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Prime Time; Best beef money can buy used to train Tech’s AFS students

Prime Time; Best beef money can buy used to train Tech’s AFS students

There are only a couple places on the South Plains where consumers can purchase high-end prime beef. One of those is Texas Tech University. “We offer a USDA prime Ribeye, and a USDA prime New York Strip,” said Tate Corliss, director of Raider Red Meats.

The benefit of prime-quality cuts is that they’re elite, the best money can buy, he said. Only two percent of cattle in the United States grade out as prime.

Though there are many factors involved, Corliss says there is a key component needed for beef to receive the USDA’s top grade. “Primarily, what you’re looking at for prime beef is a greater amount of marbling,” he said.

So how did a meat shop on a university campus become one of few places within 350 miles to sell the most elite meat? “We are meat scientists. We know what it takes to make the higher-quality beef,” Corliss said. “We took the initiative when we set down our plan for Raider Red Meats. We were going to offer the highest quality beef we could find, and we try to offer it at the fairest price we can.”

Corliss says the prime beef is used to help train Texas Tech’s meat judging team and other students in the Animal and Food Sciences Department. However, training isn’t the only way the top-quality beef  and Raider Red Meats help students.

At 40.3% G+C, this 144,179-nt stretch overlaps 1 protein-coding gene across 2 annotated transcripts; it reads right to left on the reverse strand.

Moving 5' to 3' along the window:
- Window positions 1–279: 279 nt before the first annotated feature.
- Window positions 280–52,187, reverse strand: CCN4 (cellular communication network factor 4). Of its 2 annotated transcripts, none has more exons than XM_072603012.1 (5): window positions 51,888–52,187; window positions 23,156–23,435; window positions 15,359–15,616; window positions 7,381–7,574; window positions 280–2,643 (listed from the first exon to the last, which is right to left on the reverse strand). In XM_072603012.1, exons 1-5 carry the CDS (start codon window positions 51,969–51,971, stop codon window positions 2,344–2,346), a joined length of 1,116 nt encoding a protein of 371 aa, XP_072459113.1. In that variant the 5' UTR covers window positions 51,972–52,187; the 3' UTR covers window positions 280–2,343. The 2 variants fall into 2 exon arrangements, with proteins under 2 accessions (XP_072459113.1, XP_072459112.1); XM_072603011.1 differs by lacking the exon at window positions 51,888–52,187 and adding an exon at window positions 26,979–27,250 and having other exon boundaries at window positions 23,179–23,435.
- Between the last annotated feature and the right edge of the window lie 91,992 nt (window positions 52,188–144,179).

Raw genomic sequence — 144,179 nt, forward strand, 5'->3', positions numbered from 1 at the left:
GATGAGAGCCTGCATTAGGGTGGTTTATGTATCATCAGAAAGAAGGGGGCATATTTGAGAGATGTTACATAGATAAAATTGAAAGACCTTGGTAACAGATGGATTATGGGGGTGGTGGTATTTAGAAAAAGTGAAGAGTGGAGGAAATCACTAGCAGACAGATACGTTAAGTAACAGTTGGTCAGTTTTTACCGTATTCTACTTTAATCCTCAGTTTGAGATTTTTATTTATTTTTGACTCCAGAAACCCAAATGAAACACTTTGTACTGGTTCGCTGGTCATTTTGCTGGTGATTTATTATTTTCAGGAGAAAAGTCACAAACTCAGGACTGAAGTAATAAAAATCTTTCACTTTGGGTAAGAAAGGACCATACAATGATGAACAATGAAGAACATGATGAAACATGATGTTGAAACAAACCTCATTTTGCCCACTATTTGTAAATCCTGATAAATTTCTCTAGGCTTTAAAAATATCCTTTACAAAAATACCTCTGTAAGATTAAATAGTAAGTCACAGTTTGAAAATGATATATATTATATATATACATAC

“Raider Red Meats strives to serve and support the meat science and animal science department, as well as the whole university and Lubbock community,” Corliss said. “Our profits go into an endowment to fund future scholarships.”

Corliss and the rest of the team at Raider Red Meats also put in the necessary time to make sure the customer takes home the best possible products. “We bring it in, put a minimum 30 days age on it to guarantee the tenderness,” Corliss said. Marbling ensures the juiciness and flavor of the beef. Age is going to ensure the tenderness.

Written by Lacey Nobles

CONTACT: Michael Orth, chairman, Department of Animal and Food Sciences, Texas Tech University at (806) 742-2805 or



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